If Whitman had performed his school shooting in the 21st century, there would be people lining up to claim that violent video games were responsible, perhaps Grand Theft Auto — a commonly named villain. That’s not a difficult correlation to make — hundreds of millions of people people have played violent video games. Statistically, you have probably done so yourself. It’s obvious, however, that they cannot have been involved in Whitman’s killing spree, or in countless others which pre-date them.

What should be obvious from the brief selection of cases above, is that they all have something in common. People. It helps to remind us that people react to other people and to the circumstances in their lives exactly the same way without technology, the Internet and virtual environments as they do with it.

Like the demon drink, Reefer Madness, even demonic possession — isn’t the problem here that we’re focusing attention away from the motivations and choices of people and foisting the blame off on something else? Does that not do more to obfuscate and confound any attempts to address the real problem? That’s just lazy and irresponsible.

And the real problem is us, isn’t it? People are still people, wherever you go and whatever year it is.

On the Internet, as is commonly repeated, everyone knows you’re a dog. You’re still exactly the same person, regardless of your avatar or your handle.

If you’re cheating on your partner, or lying to people about being a highly paid executive, it doesn’t matter if you’re doing it on the Internet, or in a bar in the city. The devil didn’t make you do it. You did — and you’ve only yourself to blame, however much you wish you could shift the blame onto the Internet or your avatar.

IMVU and the Victorian Bushfires

I received an email from IMVU’s PR people, part of which I think is worth re-publishing:

IMVU user PraiseRose is turning virtual donations into real world relief for individuals and communities affected by the devastating bushfires in Victoria, Australia.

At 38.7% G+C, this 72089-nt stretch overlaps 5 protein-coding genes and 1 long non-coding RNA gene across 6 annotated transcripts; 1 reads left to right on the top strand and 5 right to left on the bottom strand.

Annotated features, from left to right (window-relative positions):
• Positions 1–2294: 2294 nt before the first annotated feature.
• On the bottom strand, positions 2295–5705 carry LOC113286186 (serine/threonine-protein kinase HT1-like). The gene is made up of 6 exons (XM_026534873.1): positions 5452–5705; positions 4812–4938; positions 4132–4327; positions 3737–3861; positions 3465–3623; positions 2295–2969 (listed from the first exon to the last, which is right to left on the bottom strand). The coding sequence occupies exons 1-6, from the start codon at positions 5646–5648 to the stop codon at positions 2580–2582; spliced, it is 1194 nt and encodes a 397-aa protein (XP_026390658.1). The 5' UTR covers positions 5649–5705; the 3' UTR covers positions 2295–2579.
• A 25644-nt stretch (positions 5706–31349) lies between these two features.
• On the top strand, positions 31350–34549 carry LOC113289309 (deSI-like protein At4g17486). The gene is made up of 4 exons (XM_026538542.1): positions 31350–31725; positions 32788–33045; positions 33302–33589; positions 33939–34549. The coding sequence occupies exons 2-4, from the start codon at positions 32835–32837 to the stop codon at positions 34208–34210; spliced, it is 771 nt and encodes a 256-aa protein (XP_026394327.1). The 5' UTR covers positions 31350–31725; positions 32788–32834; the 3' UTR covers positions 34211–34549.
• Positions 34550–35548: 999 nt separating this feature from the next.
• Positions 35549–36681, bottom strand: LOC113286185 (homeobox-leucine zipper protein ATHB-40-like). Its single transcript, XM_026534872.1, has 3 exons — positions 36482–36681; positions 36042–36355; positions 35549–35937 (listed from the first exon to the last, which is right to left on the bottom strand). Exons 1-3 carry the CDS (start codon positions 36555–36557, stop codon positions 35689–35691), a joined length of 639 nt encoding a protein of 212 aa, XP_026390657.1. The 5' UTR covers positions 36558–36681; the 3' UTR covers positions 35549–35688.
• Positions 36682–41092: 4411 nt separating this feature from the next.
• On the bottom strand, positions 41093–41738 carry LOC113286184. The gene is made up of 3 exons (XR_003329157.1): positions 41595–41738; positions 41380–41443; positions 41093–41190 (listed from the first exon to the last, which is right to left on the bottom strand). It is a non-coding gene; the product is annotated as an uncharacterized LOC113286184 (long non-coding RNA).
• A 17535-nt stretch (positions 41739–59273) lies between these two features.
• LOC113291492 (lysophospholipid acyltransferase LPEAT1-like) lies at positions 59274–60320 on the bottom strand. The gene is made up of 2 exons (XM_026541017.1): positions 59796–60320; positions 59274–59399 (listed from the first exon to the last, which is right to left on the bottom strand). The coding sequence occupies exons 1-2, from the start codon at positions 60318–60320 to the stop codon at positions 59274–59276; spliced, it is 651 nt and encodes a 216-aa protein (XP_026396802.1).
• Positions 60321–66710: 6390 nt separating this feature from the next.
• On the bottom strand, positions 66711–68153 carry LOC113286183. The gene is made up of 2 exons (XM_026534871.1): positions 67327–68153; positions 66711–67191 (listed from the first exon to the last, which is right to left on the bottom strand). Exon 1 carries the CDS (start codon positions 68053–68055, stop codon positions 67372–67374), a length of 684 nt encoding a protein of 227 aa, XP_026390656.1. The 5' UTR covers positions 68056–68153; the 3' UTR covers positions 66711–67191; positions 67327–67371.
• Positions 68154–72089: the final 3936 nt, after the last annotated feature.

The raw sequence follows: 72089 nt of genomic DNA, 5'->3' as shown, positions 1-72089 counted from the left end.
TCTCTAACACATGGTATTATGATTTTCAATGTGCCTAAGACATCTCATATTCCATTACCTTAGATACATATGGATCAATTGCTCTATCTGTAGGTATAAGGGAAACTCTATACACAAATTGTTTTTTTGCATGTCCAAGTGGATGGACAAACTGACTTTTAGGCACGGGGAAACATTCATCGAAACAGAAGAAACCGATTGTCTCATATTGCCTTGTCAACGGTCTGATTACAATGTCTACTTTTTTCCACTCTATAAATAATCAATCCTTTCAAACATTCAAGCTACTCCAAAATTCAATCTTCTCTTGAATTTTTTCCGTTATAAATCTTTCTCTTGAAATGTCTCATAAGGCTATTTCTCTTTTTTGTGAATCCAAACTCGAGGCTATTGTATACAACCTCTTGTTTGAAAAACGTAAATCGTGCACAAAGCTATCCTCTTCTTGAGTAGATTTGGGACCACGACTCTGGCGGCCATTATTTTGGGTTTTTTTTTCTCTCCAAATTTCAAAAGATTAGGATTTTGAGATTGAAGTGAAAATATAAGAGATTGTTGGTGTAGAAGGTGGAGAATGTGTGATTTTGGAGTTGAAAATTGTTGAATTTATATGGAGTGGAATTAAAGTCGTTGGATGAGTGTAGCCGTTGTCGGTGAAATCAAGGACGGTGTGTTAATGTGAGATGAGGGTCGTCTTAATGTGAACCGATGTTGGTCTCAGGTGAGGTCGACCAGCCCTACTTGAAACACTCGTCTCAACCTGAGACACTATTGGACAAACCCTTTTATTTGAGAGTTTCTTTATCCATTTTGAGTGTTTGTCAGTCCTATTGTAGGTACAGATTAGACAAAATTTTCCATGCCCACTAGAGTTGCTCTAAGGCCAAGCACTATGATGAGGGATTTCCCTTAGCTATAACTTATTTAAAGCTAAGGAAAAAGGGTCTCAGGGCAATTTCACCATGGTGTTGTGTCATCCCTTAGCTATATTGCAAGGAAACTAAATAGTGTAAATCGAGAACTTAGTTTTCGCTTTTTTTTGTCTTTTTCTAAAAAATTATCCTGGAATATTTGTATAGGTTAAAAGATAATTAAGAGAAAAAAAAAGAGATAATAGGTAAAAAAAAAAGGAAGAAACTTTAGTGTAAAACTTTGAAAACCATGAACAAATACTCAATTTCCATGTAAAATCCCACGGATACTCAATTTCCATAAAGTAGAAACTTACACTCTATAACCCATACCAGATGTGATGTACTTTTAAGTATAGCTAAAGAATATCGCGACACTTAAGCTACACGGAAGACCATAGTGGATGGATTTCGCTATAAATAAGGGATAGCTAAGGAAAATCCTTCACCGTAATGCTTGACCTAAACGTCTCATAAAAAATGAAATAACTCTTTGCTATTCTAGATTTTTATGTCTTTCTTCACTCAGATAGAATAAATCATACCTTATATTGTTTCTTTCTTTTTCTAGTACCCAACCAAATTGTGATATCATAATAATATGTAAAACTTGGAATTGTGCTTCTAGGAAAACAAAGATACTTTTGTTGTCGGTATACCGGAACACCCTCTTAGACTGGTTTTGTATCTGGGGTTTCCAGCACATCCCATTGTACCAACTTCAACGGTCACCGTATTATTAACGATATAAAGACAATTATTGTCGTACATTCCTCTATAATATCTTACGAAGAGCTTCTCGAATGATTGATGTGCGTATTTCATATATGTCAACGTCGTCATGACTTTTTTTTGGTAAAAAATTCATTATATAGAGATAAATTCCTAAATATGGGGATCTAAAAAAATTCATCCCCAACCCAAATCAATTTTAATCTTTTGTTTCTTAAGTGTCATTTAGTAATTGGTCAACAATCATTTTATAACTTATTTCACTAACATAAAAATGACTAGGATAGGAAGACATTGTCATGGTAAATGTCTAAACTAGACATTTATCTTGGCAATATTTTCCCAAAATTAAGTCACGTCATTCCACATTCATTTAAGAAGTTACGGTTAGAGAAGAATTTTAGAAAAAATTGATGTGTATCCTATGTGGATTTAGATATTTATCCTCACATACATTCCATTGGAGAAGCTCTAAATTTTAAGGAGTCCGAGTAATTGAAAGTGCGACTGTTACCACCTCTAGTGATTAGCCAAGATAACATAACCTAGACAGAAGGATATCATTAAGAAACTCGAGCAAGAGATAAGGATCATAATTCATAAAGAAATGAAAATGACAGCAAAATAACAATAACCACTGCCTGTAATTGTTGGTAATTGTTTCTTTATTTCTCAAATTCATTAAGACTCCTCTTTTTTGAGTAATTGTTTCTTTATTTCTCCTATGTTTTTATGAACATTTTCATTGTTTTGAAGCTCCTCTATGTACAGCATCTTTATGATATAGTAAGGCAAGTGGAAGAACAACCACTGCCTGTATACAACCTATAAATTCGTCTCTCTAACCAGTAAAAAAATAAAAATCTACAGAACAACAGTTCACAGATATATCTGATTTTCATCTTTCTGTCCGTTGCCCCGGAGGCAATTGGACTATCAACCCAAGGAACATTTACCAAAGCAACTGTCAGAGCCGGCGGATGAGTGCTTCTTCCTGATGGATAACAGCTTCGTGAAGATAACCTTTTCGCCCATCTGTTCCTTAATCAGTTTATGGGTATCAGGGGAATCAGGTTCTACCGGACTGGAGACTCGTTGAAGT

A Canada native, PraiseRose has never even visited Australia, but she was so moved by the coverage of the tragedy on the news that she decided to do something about it. She created a virtual sticker in IMVU, an online destination where adults and teens meet new people in 3D, and began to sell it to other IMVU users to help raise awareness about the bushfires. So far, the response from within the IMVU community has been overwhelming. Each sticker sells for 750 IMVU credits (about US$1), and so far PraiseRose has raised nearly 800,000 IMVU credits (almost US$500.00).

“This fundraiser has brought this community together in amazing ways,” Says PraiseRose. “I’ve made many so new friends, from all over the world. The response, and the trust have so totally overwhelmed me.” The fundraiser is set to end on March 1st at which time PraiseRose will donate the money she’s raised to the Red Cross Victorian Bushfire Appeal.

It’d be fascinating to get a tally of the dollars raised in virtual worlds to date – a conservative estimate would be tens of thousands of dollars.

Enterprise 2.0 and virtual worlds and a free discussion paper download

enterprise20shortpaper Today, I had the pleasure of facilitating four small group sessions at the Enterprise 2.0 Executive Forum 2009. The topic was virtual worlds and enterprise, and thanks to the participants in the groups, it turned into a very interesting exchange of ideas. The agenda of the overall forum was much wider: the use of Web 2.0 technologies in business. What’s impressive about this forum is the breadth of roles amongst participants – CEOs, CIOs, learning and development professionals, marketing professionals and general operational staff were in attendance.

As I’ve found before at these events, there are a growing number of people in business who see the potential of virtual worlds, but they struggle to get the same recognition throughout the business. That said, Australian business continues to lead the way in the area and it was great to see the level of passion for the opportunities virtual worlds provide.

Some other points that came out of the groups for me:

  • There’s a genuine acceptance of the potential of virtual worlds as an effective collaboration tool;